Success of Arkansas Equal Shared Parenting Bill

Success of Arkansas Equal Shared Parenting Bill

credit to Josh Jaros post within the shared parenting community

In July 2021, Arkansas passed a Equal Shared Parenting Bill and the following analysis in based off of the data provided to the shared parenting community by fellow member Josh Jaros.  The analysis requires examining the changes in domestic relations cases before and after the legislation. This data reflects filings from 2018 through early 2023, encompassing various case types, including child support, custody, and divorce with and without support.

Spoiler Alert: One of the key findings was the decrease in divorce filings, child custody and child support cases while parenting time disputes have stayed the same. 

Lets get into it:

Before the bill, Arkansas followed the traditional model that often favored one parent over the other in custody decisions. This approach frequently led to a higher incidence of child support cases, as one parent was typically designated the custodial parent and the other the non-custodial, obliged to pay support.

Post-enactment, there's a notable downward trend in child support filings. In 2018, there were 2,689 filings, which dropped to 1,499 in 2021 and continued to decrease to 1,444 by 2023. This decline suggests that with the establishment of presumed equal parenting, fewer parents are compelled to pursue child support adjustments because responsibilities are more evenly divided.

Custody cases also show a declining pattern from 861 in 2018 to 744 in 2023. The reduction indicates that the 50/50 bill may be curtailing the need for contentious custody battles, as equal sharing is becoming the norm rather than the exception.

Concurrently, filings for divorce with support have decreased significantly from 2,392 in 2018 to 1,091 in 2023. The trend suggests that the financial implications of divorce are potentially less severe with the new 50/50 custody standards, possibly because both parents remain financially responsible for their children post-divorce.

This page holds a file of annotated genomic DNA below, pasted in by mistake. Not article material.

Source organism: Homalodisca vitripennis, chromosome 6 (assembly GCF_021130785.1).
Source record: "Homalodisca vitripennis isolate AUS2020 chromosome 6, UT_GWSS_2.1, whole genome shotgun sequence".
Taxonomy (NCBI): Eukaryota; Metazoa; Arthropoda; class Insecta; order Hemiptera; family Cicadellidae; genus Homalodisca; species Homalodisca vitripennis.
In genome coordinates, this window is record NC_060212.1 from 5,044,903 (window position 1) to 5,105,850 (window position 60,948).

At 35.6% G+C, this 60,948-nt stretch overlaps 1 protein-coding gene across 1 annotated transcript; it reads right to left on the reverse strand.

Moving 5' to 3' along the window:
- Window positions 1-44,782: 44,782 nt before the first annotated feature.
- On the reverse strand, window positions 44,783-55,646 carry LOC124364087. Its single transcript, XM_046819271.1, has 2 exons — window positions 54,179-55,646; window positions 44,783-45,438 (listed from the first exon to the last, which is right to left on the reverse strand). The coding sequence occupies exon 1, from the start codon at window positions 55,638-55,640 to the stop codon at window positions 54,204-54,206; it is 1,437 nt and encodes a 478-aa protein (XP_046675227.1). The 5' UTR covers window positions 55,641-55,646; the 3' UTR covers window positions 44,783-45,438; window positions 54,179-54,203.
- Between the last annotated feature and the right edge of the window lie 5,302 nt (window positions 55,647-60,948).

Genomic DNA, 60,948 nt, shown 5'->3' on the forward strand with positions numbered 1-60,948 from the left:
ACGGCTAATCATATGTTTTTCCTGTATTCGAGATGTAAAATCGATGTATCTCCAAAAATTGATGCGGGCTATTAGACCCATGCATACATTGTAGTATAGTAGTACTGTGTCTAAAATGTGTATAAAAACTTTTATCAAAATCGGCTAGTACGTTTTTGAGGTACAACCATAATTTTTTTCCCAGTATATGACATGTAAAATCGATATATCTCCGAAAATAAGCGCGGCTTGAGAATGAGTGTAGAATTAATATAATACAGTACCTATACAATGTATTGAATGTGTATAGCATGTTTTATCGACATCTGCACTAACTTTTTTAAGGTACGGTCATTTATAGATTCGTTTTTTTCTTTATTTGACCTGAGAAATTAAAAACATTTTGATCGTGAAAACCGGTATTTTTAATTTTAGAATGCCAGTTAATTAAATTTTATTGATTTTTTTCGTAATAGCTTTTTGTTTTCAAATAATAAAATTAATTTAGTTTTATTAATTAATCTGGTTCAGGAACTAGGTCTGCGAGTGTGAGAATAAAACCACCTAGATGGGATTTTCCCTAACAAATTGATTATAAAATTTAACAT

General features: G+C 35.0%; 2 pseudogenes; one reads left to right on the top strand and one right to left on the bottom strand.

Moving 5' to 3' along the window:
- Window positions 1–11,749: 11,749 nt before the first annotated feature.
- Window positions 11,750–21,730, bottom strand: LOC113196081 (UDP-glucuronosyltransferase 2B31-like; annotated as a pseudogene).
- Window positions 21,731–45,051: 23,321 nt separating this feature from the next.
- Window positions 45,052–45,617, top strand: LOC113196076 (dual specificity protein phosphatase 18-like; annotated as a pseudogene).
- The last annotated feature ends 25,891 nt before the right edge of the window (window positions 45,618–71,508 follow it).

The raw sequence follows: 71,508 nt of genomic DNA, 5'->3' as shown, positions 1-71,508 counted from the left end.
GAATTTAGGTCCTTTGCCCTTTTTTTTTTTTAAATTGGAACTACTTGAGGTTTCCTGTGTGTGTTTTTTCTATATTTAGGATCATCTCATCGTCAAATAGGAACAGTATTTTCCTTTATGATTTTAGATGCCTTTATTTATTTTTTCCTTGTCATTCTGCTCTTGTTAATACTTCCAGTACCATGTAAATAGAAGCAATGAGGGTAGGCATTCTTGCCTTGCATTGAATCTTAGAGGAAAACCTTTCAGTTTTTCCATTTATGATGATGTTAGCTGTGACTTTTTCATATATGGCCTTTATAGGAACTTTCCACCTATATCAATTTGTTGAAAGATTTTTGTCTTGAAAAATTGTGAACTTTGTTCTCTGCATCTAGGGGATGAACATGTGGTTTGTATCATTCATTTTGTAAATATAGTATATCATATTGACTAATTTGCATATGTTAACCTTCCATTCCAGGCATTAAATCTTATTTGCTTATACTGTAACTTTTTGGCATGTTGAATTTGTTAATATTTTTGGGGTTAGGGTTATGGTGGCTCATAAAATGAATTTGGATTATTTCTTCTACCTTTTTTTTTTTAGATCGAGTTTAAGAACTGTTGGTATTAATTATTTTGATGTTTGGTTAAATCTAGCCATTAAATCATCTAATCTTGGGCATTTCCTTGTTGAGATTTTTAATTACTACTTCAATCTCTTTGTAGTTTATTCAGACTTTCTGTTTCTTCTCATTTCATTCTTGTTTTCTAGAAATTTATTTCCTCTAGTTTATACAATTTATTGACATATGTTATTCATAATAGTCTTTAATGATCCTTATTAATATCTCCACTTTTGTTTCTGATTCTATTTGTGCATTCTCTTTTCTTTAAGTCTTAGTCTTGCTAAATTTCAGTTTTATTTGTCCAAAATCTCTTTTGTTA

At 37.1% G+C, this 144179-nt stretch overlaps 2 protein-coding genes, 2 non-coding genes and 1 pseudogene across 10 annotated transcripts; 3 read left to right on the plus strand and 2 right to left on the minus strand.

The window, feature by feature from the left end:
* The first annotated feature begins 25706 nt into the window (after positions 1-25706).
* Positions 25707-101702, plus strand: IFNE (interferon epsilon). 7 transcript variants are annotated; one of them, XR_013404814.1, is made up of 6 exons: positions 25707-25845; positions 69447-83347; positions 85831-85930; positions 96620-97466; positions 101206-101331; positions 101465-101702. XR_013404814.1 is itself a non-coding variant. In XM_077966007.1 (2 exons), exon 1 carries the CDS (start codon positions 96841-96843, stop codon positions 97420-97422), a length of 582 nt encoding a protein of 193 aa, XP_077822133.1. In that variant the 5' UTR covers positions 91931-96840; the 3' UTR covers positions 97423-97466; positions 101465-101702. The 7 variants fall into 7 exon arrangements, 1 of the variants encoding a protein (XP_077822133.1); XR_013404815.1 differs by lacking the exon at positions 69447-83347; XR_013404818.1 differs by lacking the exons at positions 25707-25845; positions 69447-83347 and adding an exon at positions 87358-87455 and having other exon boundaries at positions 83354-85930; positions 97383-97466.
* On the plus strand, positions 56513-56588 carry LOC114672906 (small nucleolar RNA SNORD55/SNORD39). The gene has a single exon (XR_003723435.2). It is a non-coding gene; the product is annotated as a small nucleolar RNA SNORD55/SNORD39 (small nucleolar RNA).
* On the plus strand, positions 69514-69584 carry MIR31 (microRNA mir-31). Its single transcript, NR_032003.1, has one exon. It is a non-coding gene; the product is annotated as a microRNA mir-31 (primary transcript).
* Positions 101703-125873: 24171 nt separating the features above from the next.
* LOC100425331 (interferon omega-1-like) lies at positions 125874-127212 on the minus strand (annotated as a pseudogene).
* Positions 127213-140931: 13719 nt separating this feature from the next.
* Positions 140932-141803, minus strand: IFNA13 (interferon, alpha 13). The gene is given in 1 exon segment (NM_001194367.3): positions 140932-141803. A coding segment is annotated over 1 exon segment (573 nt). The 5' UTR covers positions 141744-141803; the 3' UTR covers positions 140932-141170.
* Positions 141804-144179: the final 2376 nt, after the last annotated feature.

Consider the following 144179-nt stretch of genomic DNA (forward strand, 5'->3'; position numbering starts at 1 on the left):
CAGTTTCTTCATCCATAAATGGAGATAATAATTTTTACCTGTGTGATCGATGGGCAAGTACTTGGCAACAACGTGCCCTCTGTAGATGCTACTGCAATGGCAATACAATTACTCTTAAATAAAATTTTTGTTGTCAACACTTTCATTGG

Contempt cases in domestic relations have fluctuated over the years but showed an uptick in 2022 with 71 cases, possibly reflecting a period of adjustment to the new custody law. However, it's important to note that these figures could be influenced by a variety of factors unrelated to the 50/50 custody bill.

Paternity and paternity/support cases have increased over the years, which could be attributed to a heightened awareness of legal rights and responsibilities regarding fatherhood, rather than a direct effect of the custody legislation.

Despite the overall decrease in custody and support cases, visitation disputes have not shown a significant change, hovering around 150 cases yearly. This consistency may imply that while the custody arrangement is equal, the logistics of visitation are still points of contention that may need addressing in future reforms.

The 50/50 custody bill seems to contribute to a shift toward more balanced parental responsibilities post-separation or divorce. However, these initial figures only provide a snapshot of the early effects. A more comprehensive analysis, considering a broader range of factors and a longer timeframe, will be essential to assess the full impact of the 50/50 custody standard in Arkansas.

Furthermore, while the legislation promotes equality, it is not a panacea for all the complexities involved in family law cases. Issues such as domestic violence, substance abuse, and other factors affecting a child's best interest still require the courts' careful consideration beyond the presumption of 50/50 custody.

The most interesting finding was the decrease in overall divorces, almost as if one removes custody and financial incentives, the desire to go at it alone, is also removed. 

In summary, the Arkansas 50/50 custody bill represents a significant shift toward more equitable parenting post-divorce or separation, as evidenced by the declining number of child support and custody case filings. It underscores the evolving recognition of the importance of both parents' active involvement in their children's lives. While promising, these changes necessitate ongoing evaluation to ensure that the best interests of children remain at the forefront of family law.

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